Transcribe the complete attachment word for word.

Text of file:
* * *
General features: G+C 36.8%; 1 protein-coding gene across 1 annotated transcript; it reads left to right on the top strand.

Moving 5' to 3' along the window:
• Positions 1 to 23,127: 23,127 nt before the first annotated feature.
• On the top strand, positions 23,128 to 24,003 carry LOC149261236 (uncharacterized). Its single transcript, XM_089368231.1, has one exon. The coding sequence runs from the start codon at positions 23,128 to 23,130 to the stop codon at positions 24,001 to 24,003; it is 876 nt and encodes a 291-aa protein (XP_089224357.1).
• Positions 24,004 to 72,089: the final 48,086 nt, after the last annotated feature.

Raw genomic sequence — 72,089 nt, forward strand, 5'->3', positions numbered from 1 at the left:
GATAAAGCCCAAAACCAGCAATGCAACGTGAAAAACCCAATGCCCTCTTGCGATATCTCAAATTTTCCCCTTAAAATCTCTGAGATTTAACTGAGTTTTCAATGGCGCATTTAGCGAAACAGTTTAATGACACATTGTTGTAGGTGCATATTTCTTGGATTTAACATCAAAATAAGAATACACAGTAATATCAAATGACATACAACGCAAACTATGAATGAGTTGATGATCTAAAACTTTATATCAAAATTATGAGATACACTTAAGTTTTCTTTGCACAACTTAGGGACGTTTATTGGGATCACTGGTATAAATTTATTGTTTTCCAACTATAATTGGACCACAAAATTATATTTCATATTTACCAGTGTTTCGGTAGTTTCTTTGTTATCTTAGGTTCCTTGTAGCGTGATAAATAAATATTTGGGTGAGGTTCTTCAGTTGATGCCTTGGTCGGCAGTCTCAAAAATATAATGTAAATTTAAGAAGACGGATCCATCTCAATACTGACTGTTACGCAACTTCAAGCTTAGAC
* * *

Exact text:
General features: G+C 36.8%; 1 protein-coding gene across 1 annotated transcript; it reads left to right on the top strand.

Moving 5' to 3' along the window:
• Positions 1 to 23,127: 23,127 nt before the first annotated feature.
• On the top strand, positions 23,128 to 24,003 carry LOC149261236 (uncharacterized). Its single transcript, XM_089368231.1, has one exon. The coding sequence runs from the start codon at positions 23,128 to 23,130 to the stop codon at positions 24,001 to 24,003; it is 876 nt and encodes a 291-aa protein (XP_089224357.1).
• Positions 24,004 to 72,089: the final 48,086 nt, after the last annotated feature.

Raw genomic sequence — 72,089 nt, forward strand, 5'->3', positions numbered from 1 at the left:
GATAAAGCCCAAAACCAGCAATGCAACGTGAAAAACCCAATGCCCTCTTGCGATATCTCAAATTTTCCCCTTAAAATCTCTGAGATTTAACTGAGTTTTCAATGGCGCATTTAGCGAAACAGTTTAATGACACATTGTTGTAGGTGCATATTTCTTGGATTTAACATCAAAATAAGAATACACAGTAATATCAAATGACATACAACGCAAACTATGAATGAGTTGATGATCTAAAACTTTATATCAAAATTATGAGATACACTTAAGTTTTCTTTGCACAACTTAGGGACGTTTATTGGGATCACTGGTATAAATTTATTGTTTTCCAACTATAATTGGACCACAAAATTATATTTCATATTTACCAGTGTTTCGGTAGTTTCTTTGTTATCTTAGGTTCCTTGTAGCGTGATAAATAAATATTTGGGTGAGGTTCTTCAGTTGATGCCTTGGTCGGCAGTCTCAAAAATATAATGTAAATTTAAGAAGACGGATCCATCTCAATACTGACTGTTACGCAACTTCAAGCTTAGAC